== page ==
An audience of nearly 100 was treated to a remarkably varied programme, played with thoroughly polished technique, ensemble and above all verve and enthusiasm, by these five postgraduate students from the Guildhall School of Music and Drama.
Their concert opened with Giuseppe Maria Cambini’s Quintet no. 1, currently believed to be the first wind quintet ever written, though some eager scholar will doubtless challenge this claim sooner or later. It is light and charming, for the five wind principals of the newly-expanded late 18th century court orchestras of Europe to amuse and delight their patrons when the strings have a night off. Nielsen’s Quintet is much sterner stuff,demanding moments of exceptional virtuosity, managed with utter confidence by these splendid young players.
The same is true of Barber’s Summer Music, written specifically to test the Detroit Symphony Principals to their limits in 1956 but now, 60 years later, played with disarming ease by conservatoire post-graduates – how expectations evolve!
A quintet by Frank Danzi took us back to the early 19th century, beautifully played and musically more substantial than Cambini, before the witty helter-skelter of Malcolm Arnold’s Three Sea Shanties, their hilarious effect often depending on challenging rhythms and rhapsodic virtuosity – and all superbly played.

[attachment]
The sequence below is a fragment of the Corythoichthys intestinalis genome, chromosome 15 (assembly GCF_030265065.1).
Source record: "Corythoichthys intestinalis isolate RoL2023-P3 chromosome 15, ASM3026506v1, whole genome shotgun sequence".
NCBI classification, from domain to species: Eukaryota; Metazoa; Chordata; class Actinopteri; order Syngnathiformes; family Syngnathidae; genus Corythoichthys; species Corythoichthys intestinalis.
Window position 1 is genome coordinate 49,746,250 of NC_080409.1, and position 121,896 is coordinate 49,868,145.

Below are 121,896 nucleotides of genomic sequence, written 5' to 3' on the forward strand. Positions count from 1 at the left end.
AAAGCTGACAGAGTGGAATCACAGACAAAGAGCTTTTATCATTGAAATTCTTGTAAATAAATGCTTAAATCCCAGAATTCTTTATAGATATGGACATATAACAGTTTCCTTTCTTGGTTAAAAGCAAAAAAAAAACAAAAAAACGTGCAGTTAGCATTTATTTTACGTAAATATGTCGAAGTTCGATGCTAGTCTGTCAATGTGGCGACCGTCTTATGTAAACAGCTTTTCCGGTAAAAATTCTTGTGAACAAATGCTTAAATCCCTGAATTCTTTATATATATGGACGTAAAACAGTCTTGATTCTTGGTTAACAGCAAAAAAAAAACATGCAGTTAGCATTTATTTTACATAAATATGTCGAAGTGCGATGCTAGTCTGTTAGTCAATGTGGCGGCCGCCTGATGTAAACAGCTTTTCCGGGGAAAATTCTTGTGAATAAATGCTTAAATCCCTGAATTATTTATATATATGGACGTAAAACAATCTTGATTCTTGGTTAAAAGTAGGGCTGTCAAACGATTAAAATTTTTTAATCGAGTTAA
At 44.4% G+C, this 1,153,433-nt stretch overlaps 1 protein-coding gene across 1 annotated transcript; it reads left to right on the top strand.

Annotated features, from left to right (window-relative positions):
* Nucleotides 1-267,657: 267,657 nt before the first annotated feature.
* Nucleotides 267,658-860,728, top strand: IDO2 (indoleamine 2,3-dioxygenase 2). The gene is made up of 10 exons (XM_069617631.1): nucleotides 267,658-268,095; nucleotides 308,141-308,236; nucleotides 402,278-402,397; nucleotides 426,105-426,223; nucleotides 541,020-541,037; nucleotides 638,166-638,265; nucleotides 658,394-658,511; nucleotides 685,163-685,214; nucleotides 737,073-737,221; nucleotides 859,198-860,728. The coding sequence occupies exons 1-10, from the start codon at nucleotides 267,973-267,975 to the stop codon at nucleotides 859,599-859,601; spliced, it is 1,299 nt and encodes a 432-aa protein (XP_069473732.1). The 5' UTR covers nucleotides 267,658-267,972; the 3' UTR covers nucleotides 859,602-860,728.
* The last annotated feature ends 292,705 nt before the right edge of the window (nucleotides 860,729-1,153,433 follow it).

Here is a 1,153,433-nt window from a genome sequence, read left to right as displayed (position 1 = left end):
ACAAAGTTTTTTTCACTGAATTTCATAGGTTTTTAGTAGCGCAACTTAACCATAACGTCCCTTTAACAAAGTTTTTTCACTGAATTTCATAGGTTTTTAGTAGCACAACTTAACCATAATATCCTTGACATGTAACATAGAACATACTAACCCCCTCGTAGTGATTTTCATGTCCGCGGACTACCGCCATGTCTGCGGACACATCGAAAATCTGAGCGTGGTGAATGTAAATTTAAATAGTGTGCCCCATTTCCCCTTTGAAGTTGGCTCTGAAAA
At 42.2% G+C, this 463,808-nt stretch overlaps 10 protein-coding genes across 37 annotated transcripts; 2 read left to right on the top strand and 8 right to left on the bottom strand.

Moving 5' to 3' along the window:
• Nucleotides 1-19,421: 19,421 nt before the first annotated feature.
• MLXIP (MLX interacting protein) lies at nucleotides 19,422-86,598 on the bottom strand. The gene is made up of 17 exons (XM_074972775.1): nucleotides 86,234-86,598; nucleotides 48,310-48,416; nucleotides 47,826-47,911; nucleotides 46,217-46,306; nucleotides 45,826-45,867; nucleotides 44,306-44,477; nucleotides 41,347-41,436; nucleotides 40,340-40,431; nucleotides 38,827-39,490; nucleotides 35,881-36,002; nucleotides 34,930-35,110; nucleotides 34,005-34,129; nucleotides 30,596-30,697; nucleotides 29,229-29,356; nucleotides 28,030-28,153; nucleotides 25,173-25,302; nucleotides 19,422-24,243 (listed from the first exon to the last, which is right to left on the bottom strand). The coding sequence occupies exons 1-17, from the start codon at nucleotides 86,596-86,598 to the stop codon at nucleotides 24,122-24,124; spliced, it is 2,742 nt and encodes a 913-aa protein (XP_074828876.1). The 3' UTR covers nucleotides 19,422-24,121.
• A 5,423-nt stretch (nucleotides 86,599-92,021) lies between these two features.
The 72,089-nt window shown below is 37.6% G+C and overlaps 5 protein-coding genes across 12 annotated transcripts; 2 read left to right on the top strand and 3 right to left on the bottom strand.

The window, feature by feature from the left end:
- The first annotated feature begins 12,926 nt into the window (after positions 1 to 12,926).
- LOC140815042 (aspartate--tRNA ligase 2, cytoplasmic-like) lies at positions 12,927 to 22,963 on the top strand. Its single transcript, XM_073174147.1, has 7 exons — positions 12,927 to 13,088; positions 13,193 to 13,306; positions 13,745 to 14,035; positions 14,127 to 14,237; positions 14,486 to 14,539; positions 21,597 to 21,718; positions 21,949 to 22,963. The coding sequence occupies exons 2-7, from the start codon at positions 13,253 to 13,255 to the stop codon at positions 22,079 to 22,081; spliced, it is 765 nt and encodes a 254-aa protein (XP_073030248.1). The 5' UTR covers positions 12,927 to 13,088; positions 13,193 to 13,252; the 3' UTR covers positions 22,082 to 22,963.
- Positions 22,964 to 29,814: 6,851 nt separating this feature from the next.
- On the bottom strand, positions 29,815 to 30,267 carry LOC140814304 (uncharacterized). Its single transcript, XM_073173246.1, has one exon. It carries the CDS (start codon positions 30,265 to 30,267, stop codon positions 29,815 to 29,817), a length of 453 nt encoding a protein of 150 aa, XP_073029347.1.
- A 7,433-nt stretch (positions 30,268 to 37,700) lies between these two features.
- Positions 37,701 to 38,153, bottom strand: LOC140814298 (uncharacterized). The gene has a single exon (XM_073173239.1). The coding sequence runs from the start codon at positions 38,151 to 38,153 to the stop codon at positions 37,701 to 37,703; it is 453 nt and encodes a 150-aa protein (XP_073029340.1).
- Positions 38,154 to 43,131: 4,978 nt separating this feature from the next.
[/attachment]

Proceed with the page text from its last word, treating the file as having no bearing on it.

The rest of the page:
Our New Generation Artists’ continue to astonish and delight us with their technical maturity and palpable delight in both their music-making and the stunning venue of the James Wyatt Music Room which always evokes gasps of admiration when they first see it. The Éolienne Wind Quintet also demonstrate their seemingly indestructible lips and stamina by playing a concert to about 90 school children and their teachers in the afternoon. A credit to the Guildhall School of Music and Drama, and the promise of a great future in their profession.
To view extracts from this concert, please click here.